Most businesses fail within the first 5 years.

Ask google or siri, “how many businesses fail within the first 5 years” and you’ll get an interesting answer. If you get what I got, then the answer is that according to the Small Business Administration (SBA), about 30% of new businesses fail during the first two years, 50% during the first five years, and 66% during the first 10.

So in order to make it to the 34% that are still in business after 10 years, you first have to be in the 50% that make it beyond five years.

During the video above you will see me demonstrate a few examples of how you can use CashFlowTool.com to monitor critical areas of cash flow to help you make it to the 34%.

Try CashFlowTool.com and see it in action.

The question is why do these businesses fail?

The answers can be many and a lot of them subjective.

Are they bad ideas? I would guess probably not. Most of them are probably good ideas.

Not profitable? Could be, but I would bet a surprisingly high percentage of the businesses that fail are profitable?

The number one offender on business failures has to be cash flow.

The reason is purely logic. If businesses had sufficient cash flow, they would continue to stay in business.

It’s only when a company can’t pay its bills that it goes out of business. Now that could be because they aren’t profitable, but plenty of profitable businesses experience poor cash flow.

The classic example is a highly leveraged company. They could be profitable, but after paying off principal from loans they’ve taken out, there can be little or no money left for working capital needs.

If you have a good handle on your cash flow, you can sustain losses. This is often the case with startup companies. They survive on financing from owners, investors, or banks. Of course the business has to turn a profit eventually.

Having a good handle on your cash flow may be the most important aspect of running a business successfully.

Have you ever looked at your income statement, seen a nice profit, and then asked yourself, “where’s all the money?” or, “why don’t I have enough to pay my taxes?”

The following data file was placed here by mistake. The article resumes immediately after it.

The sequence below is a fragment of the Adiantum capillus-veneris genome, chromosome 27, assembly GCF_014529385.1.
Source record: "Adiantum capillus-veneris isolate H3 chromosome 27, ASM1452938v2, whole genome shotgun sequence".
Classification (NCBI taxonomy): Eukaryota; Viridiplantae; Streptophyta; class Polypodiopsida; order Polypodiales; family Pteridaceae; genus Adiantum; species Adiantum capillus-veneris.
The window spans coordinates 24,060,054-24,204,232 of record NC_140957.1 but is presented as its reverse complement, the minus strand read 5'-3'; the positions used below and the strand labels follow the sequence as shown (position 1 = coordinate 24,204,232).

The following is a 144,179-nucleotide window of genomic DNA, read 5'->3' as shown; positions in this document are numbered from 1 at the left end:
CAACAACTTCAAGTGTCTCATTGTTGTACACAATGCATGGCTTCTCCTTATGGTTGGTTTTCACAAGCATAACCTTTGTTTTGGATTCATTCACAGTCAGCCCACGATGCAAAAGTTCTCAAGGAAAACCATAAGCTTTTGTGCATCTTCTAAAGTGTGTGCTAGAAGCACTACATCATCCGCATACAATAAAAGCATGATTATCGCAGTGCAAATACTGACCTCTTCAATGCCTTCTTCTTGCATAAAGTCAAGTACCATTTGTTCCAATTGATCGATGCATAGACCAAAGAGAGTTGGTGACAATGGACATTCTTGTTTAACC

The answers to these questions are always found in your cash flow analysis.

You start with your net income.

Maybe it’s $100,000.

But you don’t have nearly that much in the bank!

There are a few places where your cash can be locked up.

If you scan down the balance sheet you’ll find them.

If accounts receivable is increasing that means you are earning the income, but you aren’t collecting it. That’s a problem.

If any asset on your balance sheet is increasing that means you are tying up cash in something. This isn’t necessarily bad. So you have to look at it.

If you’re tying up cash in inventory because you are stocking up for the holidays that is good. If you are using your normal working capital to do this, then you will want to line up some financing to cover your financial gap.

There are specific formulas around calculating how much cash you need in the bank at all times. And these are good to know, but the reality is there are tools that do this for you much faster than you can and with a much lower (or no) risk of error.

We’re in an age where we need reliable data and we need it fast.

Getting this data is what will keep us in the 34%.

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